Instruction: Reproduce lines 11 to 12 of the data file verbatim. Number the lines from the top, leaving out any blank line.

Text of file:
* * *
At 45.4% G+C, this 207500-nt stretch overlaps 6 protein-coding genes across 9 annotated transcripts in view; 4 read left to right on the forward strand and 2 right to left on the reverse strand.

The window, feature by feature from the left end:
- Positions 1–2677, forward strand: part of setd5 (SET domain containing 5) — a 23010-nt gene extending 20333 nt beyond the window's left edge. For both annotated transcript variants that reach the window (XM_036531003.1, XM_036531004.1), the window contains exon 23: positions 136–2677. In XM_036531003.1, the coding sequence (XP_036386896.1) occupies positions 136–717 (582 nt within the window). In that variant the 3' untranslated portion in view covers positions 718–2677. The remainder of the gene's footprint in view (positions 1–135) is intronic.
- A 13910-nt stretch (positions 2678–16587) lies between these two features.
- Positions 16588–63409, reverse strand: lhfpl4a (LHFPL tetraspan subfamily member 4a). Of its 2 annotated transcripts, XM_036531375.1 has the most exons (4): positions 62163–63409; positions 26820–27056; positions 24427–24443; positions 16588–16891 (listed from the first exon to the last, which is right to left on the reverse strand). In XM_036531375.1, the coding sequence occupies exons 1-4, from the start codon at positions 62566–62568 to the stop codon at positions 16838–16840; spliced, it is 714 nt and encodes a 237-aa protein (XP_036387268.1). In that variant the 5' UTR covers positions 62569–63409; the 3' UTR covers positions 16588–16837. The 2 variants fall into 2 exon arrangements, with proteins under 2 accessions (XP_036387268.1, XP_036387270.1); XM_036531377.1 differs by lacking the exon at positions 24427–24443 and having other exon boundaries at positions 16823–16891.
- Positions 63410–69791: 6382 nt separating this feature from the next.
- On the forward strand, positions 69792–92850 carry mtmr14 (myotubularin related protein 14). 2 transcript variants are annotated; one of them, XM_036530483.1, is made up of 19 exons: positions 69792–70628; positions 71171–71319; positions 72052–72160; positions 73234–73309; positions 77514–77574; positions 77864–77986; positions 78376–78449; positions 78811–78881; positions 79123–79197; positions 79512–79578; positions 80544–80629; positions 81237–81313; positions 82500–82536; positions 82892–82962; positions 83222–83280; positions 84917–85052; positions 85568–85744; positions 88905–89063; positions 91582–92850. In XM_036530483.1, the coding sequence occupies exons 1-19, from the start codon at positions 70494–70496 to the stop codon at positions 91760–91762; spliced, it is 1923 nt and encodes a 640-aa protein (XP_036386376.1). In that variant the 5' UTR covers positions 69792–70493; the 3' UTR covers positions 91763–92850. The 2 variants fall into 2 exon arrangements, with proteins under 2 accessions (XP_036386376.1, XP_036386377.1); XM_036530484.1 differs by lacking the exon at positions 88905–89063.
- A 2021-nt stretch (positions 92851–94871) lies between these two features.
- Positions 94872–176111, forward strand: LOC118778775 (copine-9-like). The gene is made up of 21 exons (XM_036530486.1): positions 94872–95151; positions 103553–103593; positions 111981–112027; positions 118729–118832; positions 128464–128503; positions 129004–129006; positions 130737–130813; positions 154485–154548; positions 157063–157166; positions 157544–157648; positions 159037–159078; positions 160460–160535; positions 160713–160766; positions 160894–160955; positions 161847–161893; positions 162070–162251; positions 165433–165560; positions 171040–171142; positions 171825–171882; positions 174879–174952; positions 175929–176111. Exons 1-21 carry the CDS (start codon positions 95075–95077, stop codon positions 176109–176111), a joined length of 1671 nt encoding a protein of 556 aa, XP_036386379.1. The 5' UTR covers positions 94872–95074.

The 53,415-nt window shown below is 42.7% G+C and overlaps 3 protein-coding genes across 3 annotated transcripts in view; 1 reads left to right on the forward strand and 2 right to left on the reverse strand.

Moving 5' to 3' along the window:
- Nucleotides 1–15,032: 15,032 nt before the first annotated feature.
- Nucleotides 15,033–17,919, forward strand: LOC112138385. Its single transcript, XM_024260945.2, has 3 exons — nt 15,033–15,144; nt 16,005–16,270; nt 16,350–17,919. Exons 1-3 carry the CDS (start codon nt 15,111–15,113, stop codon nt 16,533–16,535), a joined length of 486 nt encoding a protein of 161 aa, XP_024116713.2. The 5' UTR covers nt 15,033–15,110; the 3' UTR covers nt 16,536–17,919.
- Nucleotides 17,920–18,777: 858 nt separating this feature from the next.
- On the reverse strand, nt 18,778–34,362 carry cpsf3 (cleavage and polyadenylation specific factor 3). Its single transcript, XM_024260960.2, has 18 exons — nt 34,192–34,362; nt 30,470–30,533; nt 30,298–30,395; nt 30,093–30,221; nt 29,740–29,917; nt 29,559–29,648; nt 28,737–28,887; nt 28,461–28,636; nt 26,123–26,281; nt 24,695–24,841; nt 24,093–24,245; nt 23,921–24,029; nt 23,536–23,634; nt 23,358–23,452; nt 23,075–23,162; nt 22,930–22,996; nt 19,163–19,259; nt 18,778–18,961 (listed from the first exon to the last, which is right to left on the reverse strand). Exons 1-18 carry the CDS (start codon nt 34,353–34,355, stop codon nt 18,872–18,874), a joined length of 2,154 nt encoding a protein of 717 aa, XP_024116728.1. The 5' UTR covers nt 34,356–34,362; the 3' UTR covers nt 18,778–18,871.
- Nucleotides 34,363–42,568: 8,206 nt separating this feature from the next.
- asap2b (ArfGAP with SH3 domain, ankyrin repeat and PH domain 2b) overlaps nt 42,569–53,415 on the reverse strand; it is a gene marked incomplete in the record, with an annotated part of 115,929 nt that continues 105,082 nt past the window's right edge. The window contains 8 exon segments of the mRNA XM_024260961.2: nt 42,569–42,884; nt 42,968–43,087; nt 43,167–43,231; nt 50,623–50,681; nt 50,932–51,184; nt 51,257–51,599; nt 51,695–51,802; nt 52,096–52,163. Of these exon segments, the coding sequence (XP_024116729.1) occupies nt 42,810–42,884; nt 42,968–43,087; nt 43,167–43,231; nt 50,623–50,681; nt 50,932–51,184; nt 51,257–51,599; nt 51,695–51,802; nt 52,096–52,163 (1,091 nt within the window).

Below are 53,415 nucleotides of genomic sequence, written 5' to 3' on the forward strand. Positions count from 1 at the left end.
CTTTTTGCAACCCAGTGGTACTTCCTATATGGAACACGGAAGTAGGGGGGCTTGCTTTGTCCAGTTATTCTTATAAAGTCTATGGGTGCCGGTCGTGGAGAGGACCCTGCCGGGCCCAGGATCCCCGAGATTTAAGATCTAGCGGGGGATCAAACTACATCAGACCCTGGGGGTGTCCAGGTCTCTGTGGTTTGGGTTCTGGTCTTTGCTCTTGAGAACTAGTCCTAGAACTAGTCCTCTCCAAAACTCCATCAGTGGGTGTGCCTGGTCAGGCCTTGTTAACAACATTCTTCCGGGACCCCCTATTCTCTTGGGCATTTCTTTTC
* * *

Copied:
Moving 5' to 3' along the window:
- Nucleotides 1–15,032: 15,032 nt before the first annotated feature.